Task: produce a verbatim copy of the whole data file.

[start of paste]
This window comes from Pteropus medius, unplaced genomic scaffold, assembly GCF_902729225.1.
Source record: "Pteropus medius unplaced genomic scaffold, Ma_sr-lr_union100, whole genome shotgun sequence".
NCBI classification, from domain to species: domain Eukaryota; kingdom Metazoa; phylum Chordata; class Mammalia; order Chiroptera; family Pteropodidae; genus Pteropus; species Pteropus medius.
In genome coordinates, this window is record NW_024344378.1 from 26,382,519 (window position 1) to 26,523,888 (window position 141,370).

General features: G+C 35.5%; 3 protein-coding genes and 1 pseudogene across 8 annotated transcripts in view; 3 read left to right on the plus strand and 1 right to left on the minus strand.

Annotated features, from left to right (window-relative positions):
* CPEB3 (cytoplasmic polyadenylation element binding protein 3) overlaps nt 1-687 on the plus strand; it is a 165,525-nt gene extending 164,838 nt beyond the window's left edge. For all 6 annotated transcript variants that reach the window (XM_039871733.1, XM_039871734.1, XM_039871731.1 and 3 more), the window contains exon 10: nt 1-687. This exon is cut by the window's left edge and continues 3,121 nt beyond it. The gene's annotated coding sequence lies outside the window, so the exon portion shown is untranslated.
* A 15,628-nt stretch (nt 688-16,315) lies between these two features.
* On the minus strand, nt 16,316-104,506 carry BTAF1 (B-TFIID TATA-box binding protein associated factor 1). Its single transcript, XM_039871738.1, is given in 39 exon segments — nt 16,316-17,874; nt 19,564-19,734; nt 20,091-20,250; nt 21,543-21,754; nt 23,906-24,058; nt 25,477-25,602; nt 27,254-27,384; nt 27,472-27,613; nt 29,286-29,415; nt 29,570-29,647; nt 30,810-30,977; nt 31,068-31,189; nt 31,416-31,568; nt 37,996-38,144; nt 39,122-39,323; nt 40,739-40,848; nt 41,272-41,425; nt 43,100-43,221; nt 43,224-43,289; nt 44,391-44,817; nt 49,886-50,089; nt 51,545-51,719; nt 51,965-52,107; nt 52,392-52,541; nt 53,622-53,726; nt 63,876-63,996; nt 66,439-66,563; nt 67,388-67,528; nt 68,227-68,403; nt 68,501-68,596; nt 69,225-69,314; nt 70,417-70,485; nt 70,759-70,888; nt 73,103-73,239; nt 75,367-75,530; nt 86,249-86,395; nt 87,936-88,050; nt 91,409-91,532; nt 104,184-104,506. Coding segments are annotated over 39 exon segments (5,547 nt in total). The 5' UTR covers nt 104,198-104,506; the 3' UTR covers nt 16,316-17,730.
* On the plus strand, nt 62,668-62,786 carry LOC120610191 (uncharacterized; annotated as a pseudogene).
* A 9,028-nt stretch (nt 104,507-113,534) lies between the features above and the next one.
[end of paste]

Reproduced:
This window comes from Pteropus medius, unplaced genomic scaffold, assembly GCF_902729225.1.
Source record: "Pteropus medius unplaced genomic scaffold, Ma_sr-lr_union100, whole genome shotgun sequence".
NCBI classification, from domain to species: domain Eukaryota; kingdom Metazoa; phylum Chordata; class Mammalia; order Chiroptera; family Pteropodidae; genus Pteropus; species Pteropus medius.
In genome coordinates, this window is record NW_024344378.1 from 26,382,519 (window position 1) to 26,523,888 (window position 141,370).

General features: G+C 35.5%; 3 protein-coding genes and 1 pseudogene across 8 annotated transcripts in view; 3 read left to right on the plus strand and 1 right to left on the minus strand.

Annotated features, from left to right (window-relative positions):
* CPEB3 (cytoplasmic polyadenylation element binding protein 3) overlaps nt 1-687 on the plus strand; it is a 165,525-nt gene extending 164,838 nt beyond the window's left edge. For all 6 annotated transcript variants that reach the window (XM_039871733.1, XM_039871734.1, XM_039871731.1 and 3 more), the window contains exon 10: nt 1-687. This exon is cut by the window's left edge and continues 3,121 nt beyond it. The gene's annotated coding sequence lies outside the window, so the exon portion shown is untranslated.
* A 15,628-nt stretch (nt 688-16,315) lies between these two features.
* On the minus strand, nt 16,316-104,506 carry BTAF1 (B-TFIID TATA-box binding protein associated factor 1). Its single transcript, XM_039871738.1, is given in 39 exon segments — nt 16,316-17,874; nt 19,564-19,734; nt 20,091-20,250; nt 21,543-21,754; nt 23,906-24,058; nt 25,477-25,602; nt 27,254-27,384; nt 27,472-27,613; nt 29,286-29,415; nt 29,570-29,647; nt 30,810-30,977; nt 31,068-31,189; nt 31,416-31,568; nt 37,996-38,144; nt 39,122-39,323; nt 40,739-40,848; nt 41,272-41,425; nt 43,100-43,221; nt 43,224-43,289; nt 44,391-44,817; nt 49,886-50,089; nt 51,545-51,719; nt 51,965-52,107; nt 52,392-52,541; nt 53,622-53,726; nt 63,876-63,996; nt 66,439-66,563; nt 67,388-67,528; nt 68,227-68,403; nt 68,501-68,596; nt 69,225-69,314; nt 70,417-70,485; nt 70,759-70,888; nt 73,103-73,239; nt 75,367-75,530; nt 86,249-86,395; nt 87,936-88,050; nt 91,409-91,532; nt 104,184-104,506. Coding segments are annotated over 39 exon segments (5,547 nt in total). The 5' UTR covers nt 104,198-104,506; the 3' UTR covers nt 16,316-17,730.
* On the plus strand, nt 62,668-62,786 carry LOC120610191 (uncharacterized; annotated as a pseudogene).
* A 9,028-nt stretch (nt 104,507-113,534) lies between the features above and the next one.